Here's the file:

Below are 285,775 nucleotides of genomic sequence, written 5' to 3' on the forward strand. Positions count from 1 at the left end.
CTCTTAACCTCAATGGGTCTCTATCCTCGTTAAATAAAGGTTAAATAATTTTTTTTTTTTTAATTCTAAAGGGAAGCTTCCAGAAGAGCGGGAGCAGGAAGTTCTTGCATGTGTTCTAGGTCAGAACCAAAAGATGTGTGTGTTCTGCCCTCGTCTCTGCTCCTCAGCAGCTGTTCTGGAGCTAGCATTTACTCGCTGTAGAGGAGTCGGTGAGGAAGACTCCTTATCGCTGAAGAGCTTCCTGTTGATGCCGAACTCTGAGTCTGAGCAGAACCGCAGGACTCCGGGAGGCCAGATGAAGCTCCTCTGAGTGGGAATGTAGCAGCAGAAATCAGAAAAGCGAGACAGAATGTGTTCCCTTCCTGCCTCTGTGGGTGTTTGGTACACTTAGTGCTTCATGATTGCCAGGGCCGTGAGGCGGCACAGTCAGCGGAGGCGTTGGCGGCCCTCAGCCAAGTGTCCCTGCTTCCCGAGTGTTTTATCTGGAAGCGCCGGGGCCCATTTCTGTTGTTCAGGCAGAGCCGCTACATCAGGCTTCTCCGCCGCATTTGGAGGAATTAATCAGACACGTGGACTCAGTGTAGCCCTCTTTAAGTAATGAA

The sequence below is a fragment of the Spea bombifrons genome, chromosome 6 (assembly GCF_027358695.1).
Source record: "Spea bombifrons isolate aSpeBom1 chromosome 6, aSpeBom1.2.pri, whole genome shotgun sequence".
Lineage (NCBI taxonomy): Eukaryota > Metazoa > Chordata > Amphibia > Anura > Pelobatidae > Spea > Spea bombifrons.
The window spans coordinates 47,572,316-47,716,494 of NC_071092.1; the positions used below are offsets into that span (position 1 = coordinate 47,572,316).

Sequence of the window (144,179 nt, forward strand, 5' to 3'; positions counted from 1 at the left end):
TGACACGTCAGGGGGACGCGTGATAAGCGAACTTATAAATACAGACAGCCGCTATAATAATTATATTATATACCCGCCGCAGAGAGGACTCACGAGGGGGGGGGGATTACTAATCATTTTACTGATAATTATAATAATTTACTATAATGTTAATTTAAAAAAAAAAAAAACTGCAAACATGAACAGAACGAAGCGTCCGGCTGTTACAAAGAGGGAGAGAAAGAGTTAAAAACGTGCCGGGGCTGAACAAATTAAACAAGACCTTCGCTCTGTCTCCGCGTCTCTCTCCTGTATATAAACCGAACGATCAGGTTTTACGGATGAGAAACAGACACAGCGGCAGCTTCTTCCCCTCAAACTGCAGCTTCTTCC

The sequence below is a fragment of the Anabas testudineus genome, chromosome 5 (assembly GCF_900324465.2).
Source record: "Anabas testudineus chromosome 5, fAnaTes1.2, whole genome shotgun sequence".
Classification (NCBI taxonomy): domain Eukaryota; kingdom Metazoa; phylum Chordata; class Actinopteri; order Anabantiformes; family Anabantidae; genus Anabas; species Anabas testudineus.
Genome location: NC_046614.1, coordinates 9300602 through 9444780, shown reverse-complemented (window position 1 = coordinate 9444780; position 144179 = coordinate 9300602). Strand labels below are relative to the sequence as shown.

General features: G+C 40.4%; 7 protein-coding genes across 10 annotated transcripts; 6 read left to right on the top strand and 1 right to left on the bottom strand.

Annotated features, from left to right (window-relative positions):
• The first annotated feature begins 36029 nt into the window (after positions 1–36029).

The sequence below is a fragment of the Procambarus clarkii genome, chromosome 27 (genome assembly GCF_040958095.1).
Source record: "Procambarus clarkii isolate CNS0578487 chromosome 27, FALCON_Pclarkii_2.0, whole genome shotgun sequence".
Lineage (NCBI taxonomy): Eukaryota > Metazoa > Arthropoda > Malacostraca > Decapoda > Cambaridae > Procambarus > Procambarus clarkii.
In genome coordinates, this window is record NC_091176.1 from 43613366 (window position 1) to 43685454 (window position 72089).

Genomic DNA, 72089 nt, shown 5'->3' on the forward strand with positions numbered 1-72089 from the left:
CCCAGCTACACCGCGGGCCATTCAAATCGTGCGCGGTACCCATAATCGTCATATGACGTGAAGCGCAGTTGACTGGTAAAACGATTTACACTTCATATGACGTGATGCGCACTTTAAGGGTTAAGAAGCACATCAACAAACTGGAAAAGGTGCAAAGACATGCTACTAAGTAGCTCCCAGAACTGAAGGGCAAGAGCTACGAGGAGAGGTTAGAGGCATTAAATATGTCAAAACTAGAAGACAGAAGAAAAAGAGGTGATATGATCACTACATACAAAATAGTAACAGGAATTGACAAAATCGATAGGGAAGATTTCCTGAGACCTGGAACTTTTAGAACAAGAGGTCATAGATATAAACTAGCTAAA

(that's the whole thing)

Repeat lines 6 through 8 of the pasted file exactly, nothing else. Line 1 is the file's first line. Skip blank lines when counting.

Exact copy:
The window spans coordinates 47,572,316-47,716,494 of NC_071092.1; the positions used below are offsets into that span (position 1 = coordinate 47,572,316).

Sequence of the window (144,179 nt, forward strand, 5' to 3'; positions counted from 1 at the left end):
TGACACGTCAGGGGGACGCGTGATAAGCGAACTTATAAATACAGACAGCCGCTATAATAATTATATTATATACCCGCCGCAGAGAGGACTCACGAGGGGGGGGGGATTACTAATCATTTTACTGATAATTATAATAATTTACTATAATGTTAATTTAAAAAAAAAAAAAACTGCAAACATGAACAGAACGAAGCGTCCGGCTGTTACAAAGAGGGAGAGAAAGAGTTAAAAACGTGCCGGGGCTGAACAAATTAAACAAGACCTTCGCTCTGTCTCCGCGTCTCTCTCCTGTATATAAACCGAACGATCAGGTTTTACGGATGAGAAACAGACACAGCGGCAGCTTCTTCCCCTCAAACTGCAGCTTCTTCC